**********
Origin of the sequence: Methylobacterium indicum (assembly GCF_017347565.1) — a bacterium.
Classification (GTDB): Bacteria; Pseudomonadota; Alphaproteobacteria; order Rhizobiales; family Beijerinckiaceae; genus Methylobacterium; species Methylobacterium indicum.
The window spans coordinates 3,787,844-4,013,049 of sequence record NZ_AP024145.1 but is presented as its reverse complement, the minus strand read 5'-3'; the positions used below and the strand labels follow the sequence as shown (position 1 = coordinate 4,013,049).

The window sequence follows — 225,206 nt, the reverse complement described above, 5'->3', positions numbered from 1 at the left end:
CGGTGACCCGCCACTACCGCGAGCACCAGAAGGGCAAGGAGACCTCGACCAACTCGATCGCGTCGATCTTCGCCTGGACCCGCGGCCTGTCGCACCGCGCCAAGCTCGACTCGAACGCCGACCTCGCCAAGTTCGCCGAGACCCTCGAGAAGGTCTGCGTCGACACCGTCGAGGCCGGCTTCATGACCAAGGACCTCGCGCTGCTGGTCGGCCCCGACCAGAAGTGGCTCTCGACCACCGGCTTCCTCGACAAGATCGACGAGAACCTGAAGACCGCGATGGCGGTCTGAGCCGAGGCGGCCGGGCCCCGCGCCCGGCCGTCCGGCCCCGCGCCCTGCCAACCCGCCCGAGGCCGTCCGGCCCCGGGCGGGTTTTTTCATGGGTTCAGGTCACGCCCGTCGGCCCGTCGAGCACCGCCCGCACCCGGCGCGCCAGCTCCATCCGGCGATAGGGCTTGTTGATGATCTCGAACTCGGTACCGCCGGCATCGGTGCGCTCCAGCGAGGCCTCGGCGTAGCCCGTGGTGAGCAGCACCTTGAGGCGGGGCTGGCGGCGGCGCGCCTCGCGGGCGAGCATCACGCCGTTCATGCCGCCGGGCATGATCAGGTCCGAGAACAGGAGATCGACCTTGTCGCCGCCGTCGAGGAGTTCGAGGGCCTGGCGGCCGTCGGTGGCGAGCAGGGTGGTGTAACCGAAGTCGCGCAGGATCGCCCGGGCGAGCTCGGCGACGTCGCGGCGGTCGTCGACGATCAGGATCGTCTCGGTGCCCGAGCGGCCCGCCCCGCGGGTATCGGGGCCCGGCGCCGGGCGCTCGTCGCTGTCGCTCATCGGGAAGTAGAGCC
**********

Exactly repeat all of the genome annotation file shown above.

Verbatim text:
Origin of the sequence: Methylobacterium indicum (assembly GCF_017347565.1) — a bacterium.
Classification (GTDB): Bacteria; Pseudomonadota; Alphaproteobacteria; order Rhizobiales; family Beijerinckiaceae; genus Methylobacterium; species Methylobacterium indicum.
The window spans coordinates 3,787,844-4,013,049 of sequence record NZ_AP024145.1 but is presented as its reverse complement, the minus strand read 5'-3'; the positions used below and the strand labels follow the sequence as shown (position 1 = coordinate 4,013,049).

The window sequence follows — 225,206 nt, the reverse complement described above, 5'->3', positions numbered from 1 at the left end:
CGGTGACCCGCCACTACCGCGAGCACCAGAAGGGCAAGGAGACCTCGACCAACTCGATCGCGTCGATCTTCGCCTGGACCCGCGGCCTGTCGCACCGCGCCAAGCTCGACTCGAACGCCGACCTCGCCAAGTTCGCCGAGACCCTCGAGAAGGTCTGCGTCGACACCGTCGAGGCCGGCTTCATGACCAAGGACCTCGCGCTGCTGGTCGGCCCCGACCAGAAGTGGCTCTCGACCACCGGCTTCCTCGACAAGATCGACGAGAACCTGAAGACCGCGATGGCGGTCTGAGCCGAGGCGGCCGGGCCCCGCGCCCGGCCGTCCGGCCCCGCGCCCTGCCAACCCGCCCGAGGCCGTCCGGCCCCGGGCGGGTTTTTTCATGGGTTCAGGTCACGCCCGTCGGCCCGTCGAGCACCGCCCGCACCCGGCGCGCCAGCTCCATCCGGCGATAGGGCTTGTTGATGATCTCGAACTCGGTACCGCCGGCATCGGTGCGCTCCAGCGAGGCCTCGGCGTAGCCCGTGGTGAGCAGCACCTTGAGGCGGGGCTGGCGGCGGCGCGCCTCGCGGGCGAGCATCACGCCGTTCATGCCGCCGGGCATGATCAGGTCCGAGAACAGGAGATCGACCTTGTCGCCGCCGTCGAGGAGTTCGAGGGCCTGGCGGCCGTCGGTGGCGAGCAGGGTGGTGTAACCGAAGTCGCGCAGGATCGCCCGGGCGAGCTCGGCGACGTCGCGGCGGTCGTCGACGATCAGGATCGTCTCGGTGCCCGAGCGGCCCGCCCCGCGGGTATCGGGGCCCGGCGCCGGGCGCTCGTCGCTGTCGCTCATCGGGAAGTAGAGCC